greening your bottom line l.
Skip this Video
Loading SlideShow in 5 Seconds..
Greening……. ………. Your Bottom Line PowerPoint Presentation
Download Presentation
Greening……. ………. Your Bottom Line

Loading in 2 Seconds...

play fullscreen
1 / 30

Greening……. ………. Your Bottom Line - PowerPoint PPT Presentation

  • Uploaded on

Greening……. ………. Your Bottom Line. Waste Reducton Analysis And Your Profit Margin. Things To Remember. Recycling doesn’t necessarily cost more. In fact, many companies can save money by focusing on waste minimization. Look at the overall financial picture. Where Do I Start?.

I am the owner, or an agent authorized to act on behalf of the owner, of the copyrighted work described.
Download Presentation

PowerPoint Slideshow about 'Greening……. ………. Your Bottom Line' - gabi

An Image/Link below is provided (as is) to download presentation

Download Policy: Content on the Website is provided to you AS IS for your information and personal use and may not be sold / licensed / shared on other websites without getting consent from its author.While downloading, if for some reason you are not able to download a presentation, the publisher may have deleted the file from their server.

- - - - - - - - - - - - - - - - - - - - - - - - - - E N D - - - - - - - - - - - - - - - - - - - - - - - - - -
Presentation Transcript
greening your bottom line

Greening……. ……….Your BottomLine

Waste Reducton Analysis And Your Profit Margin

things to remember
Things To Remember
  • Recycling doesn’t necessarily cost more.
  • In fact, many companies can save money by focusing on waste minimization.
  • Look at the overall financial picture.
where do i start
Where Do I Start?
  • It is essential that your company has upper management buy-in with an environmental program in order to make it successful.
  • Select your environmental key players to guide the program.
view waste from a different angle
View Waste From A Different Angle
  • First of all, REMEMBER, that many materials considered “waste” are really misplaced, tradable commodities with value. Once you begin to view discarded resources in this light, you’ll never see them as “trash”, “garbage”, “rubbish” or “waste” again.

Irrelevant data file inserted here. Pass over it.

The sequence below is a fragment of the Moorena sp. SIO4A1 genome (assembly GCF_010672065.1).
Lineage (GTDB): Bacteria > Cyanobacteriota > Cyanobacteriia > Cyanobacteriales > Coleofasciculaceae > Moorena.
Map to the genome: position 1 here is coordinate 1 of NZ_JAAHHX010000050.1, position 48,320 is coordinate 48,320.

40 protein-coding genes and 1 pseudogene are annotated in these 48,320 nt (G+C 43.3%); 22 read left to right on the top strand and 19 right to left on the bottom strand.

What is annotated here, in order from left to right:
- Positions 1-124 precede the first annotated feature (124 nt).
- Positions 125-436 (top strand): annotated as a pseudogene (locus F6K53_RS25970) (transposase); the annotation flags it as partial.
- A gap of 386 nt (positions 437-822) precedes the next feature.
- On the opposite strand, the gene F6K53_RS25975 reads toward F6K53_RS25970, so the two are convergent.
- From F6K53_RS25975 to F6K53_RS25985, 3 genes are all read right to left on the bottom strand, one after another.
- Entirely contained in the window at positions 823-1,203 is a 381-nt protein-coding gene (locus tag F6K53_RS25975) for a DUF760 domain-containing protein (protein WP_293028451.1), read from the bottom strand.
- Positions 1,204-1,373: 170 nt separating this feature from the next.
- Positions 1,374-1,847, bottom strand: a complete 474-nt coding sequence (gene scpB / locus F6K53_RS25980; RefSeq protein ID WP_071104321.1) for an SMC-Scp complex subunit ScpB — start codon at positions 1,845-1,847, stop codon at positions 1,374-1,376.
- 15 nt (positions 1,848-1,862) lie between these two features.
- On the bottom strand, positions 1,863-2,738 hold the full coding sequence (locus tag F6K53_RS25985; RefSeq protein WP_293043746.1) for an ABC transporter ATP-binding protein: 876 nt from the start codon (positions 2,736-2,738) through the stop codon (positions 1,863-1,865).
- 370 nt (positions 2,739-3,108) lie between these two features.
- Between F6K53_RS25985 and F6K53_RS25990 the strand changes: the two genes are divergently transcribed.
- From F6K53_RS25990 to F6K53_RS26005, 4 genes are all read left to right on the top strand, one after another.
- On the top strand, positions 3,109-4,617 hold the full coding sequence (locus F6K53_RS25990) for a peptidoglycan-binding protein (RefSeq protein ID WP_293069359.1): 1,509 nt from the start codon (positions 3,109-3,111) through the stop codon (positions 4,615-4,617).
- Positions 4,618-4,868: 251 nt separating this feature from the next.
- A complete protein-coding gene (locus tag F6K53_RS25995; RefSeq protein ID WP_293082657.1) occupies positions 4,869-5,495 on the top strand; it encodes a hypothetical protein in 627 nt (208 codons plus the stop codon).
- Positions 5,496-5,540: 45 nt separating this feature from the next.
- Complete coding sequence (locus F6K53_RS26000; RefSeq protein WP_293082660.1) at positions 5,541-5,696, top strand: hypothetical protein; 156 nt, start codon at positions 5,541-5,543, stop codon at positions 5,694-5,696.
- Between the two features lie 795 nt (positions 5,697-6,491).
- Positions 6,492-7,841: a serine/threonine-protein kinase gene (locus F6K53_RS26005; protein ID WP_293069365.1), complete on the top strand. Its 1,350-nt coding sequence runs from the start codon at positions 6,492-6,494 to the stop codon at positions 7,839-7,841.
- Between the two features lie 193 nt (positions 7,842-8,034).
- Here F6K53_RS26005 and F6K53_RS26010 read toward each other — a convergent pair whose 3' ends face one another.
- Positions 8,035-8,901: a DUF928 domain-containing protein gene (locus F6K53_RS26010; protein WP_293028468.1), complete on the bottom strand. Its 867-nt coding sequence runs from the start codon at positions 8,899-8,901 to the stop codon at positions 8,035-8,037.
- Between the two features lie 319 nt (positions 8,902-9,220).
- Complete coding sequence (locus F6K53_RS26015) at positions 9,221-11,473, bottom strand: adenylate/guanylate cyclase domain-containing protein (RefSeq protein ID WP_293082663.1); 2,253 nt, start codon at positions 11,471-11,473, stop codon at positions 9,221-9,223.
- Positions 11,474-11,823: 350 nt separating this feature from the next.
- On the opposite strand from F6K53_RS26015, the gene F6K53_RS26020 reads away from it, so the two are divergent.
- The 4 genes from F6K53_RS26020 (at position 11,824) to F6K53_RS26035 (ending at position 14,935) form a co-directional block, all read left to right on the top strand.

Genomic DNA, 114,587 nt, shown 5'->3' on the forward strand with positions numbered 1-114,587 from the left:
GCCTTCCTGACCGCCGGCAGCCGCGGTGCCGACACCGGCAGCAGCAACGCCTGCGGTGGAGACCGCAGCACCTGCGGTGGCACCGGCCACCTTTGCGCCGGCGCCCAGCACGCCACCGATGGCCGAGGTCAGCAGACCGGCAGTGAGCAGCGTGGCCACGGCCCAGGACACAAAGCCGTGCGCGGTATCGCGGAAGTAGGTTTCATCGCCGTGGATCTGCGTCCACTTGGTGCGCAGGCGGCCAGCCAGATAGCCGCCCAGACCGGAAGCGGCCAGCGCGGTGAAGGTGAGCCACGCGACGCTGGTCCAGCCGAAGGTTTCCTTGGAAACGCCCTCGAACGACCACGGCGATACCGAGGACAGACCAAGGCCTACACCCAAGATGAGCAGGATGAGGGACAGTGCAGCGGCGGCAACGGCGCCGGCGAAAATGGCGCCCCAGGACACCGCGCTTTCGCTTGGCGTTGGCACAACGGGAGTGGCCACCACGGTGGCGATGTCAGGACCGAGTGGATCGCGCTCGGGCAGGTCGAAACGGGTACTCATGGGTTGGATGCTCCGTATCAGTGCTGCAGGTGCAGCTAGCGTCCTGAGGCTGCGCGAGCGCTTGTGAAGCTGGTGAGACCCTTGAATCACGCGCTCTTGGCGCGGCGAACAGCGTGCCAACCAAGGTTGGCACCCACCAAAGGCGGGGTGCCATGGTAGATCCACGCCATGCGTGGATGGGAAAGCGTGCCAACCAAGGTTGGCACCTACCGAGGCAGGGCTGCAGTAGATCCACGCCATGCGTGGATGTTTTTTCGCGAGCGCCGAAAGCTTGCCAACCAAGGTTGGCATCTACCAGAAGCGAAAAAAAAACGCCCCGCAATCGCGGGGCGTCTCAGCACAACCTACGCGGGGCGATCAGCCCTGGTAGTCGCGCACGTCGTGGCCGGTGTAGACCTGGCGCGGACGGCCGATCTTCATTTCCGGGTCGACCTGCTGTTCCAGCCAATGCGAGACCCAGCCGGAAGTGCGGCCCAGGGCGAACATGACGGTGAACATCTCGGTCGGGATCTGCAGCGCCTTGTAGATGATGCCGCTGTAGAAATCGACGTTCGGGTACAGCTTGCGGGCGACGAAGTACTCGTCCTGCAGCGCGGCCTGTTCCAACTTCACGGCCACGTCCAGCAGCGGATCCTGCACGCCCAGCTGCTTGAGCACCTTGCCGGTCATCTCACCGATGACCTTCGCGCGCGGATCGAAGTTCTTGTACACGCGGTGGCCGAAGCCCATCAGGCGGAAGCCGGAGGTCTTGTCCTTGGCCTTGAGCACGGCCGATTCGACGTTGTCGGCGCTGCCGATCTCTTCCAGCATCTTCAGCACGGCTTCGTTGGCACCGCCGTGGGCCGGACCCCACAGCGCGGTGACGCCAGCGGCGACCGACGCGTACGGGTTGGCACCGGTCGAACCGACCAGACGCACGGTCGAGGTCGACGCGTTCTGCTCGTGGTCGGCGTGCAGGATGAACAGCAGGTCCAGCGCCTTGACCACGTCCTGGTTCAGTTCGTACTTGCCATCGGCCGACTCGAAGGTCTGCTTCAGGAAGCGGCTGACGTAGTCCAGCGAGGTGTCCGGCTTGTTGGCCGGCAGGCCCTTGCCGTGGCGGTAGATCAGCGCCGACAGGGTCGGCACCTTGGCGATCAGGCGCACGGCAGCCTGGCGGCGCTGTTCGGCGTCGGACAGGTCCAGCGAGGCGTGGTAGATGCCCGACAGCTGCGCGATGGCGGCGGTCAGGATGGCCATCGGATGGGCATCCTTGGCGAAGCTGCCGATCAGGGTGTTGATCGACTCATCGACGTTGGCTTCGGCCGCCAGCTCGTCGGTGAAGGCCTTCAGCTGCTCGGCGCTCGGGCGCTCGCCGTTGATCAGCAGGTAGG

develop an environmental policy
Develop an Environmental Policy
  • Create a written policy with which your company can direct environmental management.
  • Include elements of recycling, waste reduction and continual improvement in your company environmental policy.
perform a waste analysis
Perform A Waste Analysis
  • Look at your waste disposal bills to determine which waste containers are being hauled and when.
  • Compare bills over several months to see if there are any seasonal disposal patterns.
the walkthrough
The Walkthrough
  • Visual analysis is the best method for locating any excessive commodity loss
  • Tour your facility and note any materials in waste cans and dumpsters.
  • Take notes. These will be used in formulating your waste reduction plan.
compile data
Compile Data
  • Develop a spreadsheet showing wastes and volumes or weights of those wastes.
  • Calculate costs for disposal of those waste materials
dumpster spreadsheets
Dumpster Spreadsheets

Create a spreadsheet for each dumpster or compactor, showing dumping schedule, charges per dumpster and tonnage hauled. This will give you a baseline upon which you can base your waste reduction study.

looking for waste in all the right places
Looking For Waste In All The Right Places
  • Offices and Recordkeeping
  • Purchasing
  • Shipping and Receiving
  • Storage, Warehousing and Inventory
  • Service Department
  • Production Areas
  • Maintenance and Engineering
  • Janitorial
  • Break Rooms and Cafeteria
  • Restrooms
  • Dumpsters, Compactors and Disposal Areas
purchasing department
Purchasing Department
  • Is your company’s purchasing department practicing “Just In Time” purchasing procedures?
  • Are they practicing “Environmentally Preferable Purchasing”?
  • Are they using electronic documents for communication instead of paper documents?
  • Are there recycling bins in your purchasing department and are they being used?
offices and recordkeeping
Offices and Recordkeeping
  • Are your offices primarily using electronic documents?
  • Is paper being recycled in your offices and work areas?
  • Does your company buy recycled content supplies?
  • Does your company purchase recycled toner and printer cartridges?
  • Do your personnel strive to “double side” printed documents?
  • Is equipment being purchased or leased?
  • Is obsolete equipment being recycled or refurbished?
shipping and receiving
Shipping and Receiving
  • Is your company’s shipping department using wooden pallets, plastic pallets, slip sheets, stretch and shrink wraps, rubber bands, etc……?
  • Is merchandise rejected due to handling damage?
  • Are corrugated cardboard, film, paper, Styrofoam peanuts, and other forms of dunnage reused or recycled?